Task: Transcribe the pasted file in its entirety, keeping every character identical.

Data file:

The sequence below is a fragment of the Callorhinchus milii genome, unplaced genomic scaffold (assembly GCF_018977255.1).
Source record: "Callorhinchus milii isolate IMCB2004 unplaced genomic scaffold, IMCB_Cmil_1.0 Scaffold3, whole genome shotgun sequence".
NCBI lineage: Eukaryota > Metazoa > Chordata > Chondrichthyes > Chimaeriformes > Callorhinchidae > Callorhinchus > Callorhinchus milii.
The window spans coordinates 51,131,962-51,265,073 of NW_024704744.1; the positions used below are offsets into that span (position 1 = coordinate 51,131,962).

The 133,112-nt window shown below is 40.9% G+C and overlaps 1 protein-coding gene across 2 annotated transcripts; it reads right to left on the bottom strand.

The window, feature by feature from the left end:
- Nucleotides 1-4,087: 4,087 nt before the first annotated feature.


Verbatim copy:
The sequence below is a fragment of the Callorhinchus milii genome, unplaced genomic scaffold (assembly GCF_018977255.1).
Source record: "Callorhinchus milii isolate IMCB2004 unplaced genomic scaffold, IMCB_Cmil_1.0 Scaffold3, whole genome shotgun sequence".
NCBI lineage: Eukaryota > Metazoa > Chordata > Chondrichthyes > Chimaeriformes > Callorhinchidae > Callorhinchus > Callorhinchus milii.
The window spans coordinates 51,131,962-51,265,073 of NW_024704744.1; the positions used below are offsets into that span (position 1 = coordinate 51,131,962).

The 133,112-nt window shown below is 40.9% G+C and overlaps 1 protein-coding gene across 2 annotated transcripts; it reads right to left on the bottom strand.

The window, feature by feature from the left end:
- Nucleotides 1-4,087: 4,087 nt before the first annotated feature.